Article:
The setting was beyond imaginable. For the first time the Palais de Justice in Paris was used for a fashion show; and it was truly stunning. Claire Waight Keller finally made her debut at Givenchy as the new creative director—the first women to take over the creative helm (girl power). To create the collection she looked inside the brand’s archives and presented styles inspired by Monsieur Givenchy’s designs in a way that none of her predecessors did before as WWD stated. Taking some original sketches from the maison’s founder as main inspiration, she knew she wanted to emphasise shoulders on 80’s inspired silhouettes. She also chose two original prints; clover from 1961, and animal motifs from 1981.
The color palette was mostly black and white (very Givenchy) with red and touches of mint. Military coats, perfect tailoring mixed with sporty pieces, and logomania in a very subtle way. Paired with almost every look, cowboy-esque boots because they’re the coolest according to Waight Keller, and fanny packs—those rejected by fashion in the past.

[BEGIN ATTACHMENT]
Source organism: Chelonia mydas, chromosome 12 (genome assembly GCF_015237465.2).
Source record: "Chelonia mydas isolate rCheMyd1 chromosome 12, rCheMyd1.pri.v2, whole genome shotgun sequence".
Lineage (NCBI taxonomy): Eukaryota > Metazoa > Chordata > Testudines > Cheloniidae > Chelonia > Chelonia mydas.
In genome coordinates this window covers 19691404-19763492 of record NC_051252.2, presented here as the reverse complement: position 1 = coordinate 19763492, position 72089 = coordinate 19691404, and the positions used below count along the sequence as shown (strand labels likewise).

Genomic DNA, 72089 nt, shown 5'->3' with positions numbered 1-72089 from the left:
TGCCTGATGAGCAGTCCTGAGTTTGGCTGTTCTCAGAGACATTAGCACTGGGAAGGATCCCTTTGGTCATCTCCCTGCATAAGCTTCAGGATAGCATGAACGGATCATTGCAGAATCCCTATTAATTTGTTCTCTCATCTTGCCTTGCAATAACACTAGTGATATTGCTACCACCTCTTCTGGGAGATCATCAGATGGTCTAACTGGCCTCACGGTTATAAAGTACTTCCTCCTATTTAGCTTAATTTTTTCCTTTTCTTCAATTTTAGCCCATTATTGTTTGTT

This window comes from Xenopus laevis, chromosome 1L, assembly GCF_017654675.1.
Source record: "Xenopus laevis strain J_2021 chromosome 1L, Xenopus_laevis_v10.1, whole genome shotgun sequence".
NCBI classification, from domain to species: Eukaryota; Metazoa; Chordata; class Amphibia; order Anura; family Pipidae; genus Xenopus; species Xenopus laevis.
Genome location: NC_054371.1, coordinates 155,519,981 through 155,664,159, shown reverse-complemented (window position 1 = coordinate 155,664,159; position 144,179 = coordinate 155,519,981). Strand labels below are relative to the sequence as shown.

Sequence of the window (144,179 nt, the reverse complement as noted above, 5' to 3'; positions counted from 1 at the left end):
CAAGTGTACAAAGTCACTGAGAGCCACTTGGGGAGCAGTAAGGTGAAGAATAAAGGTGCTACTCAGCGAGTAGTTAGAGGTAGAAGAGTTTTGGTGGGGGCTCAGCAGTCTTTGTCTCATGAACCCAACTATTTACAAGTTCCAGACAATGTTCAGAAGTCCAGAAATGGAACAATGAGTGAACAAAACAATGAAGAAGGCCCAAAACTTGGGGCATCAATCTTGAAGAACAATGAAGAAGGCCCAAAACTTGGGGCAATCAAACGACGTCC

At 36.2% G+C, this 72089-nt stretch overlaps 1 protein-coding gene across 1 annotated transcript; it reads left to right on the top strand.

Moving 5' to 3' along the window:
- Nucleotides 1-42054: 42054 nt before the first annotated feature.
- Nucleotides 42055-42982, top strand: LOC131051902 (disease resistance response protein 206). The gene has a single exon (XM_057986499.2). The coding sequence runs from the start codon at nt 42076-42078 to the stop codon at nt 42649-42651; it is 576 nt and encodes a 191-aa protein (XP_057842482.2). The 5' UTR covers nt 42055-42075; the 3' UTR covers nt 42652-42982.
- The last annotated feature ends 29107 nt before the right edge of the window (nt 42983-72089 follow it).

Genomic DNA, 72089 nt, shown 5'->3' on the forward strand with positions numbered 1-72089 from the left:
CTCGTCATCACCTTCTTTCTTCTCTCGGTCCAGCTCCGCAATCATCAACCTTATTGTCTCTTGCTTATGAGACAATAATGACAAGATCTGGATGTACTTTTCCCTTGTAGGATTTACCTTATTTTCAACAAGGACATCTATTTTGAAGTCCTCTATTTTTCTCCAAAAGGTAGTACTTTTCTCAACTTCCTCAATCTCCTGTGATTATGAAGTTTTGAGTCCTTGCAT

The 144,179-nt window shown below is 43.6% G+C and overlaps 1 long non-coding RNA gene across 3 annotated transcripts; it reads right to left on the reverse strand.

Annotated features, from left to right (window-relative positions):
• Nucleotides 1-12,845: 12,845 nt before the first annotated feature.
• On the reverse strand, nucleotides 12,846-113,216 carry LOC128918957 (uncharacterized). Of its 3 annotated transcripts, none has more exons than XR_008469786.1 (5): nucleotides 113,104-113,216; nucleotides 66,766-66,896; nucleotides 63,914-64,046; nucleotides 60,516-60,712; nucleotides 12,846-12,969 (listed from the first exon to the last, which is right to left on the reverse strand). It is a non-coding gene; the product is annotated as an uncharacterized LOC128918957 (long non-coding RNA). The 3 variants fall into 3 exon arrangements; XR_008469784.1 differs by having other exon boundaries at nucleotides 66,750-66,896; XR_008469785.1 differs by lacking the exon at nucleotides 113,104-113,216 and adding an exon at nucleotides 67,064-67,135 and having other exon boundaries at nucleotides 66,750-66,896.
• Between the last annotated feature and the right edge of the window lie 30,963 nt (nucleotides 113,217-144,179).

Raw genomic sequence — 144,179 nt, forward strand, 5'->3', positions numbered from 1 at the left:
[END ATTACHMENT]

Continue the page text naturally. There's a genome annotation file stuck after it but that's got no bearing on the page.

Waight Keller is no alien to menswear. Her first take for the Parisian maison was based on androgyny—tailored jackets, straight pants, leather bomber jackets, and sleeveless shirts.
A touching homage to the classic LBD closed the show—what screams more Givenchy than the iconic Little Black Dress? With Monsieur Givenchy’s blessing, the British designer delivered a peculiar collection that didn’t fill the gothic void left by Riccardo Tisci. She certainly didn’t deliver the wow factor the maison is known for. However this isn’t a complete deception; for what is worth, Waight Keller was trend orientated—or whatever that may mean in this pragmatic world.
Written by JIMENA SAMPATARO
Edited by MARÍA JOSÉ GONZÁLVEZ
Photos Courtesy of VOGUE RUNWAY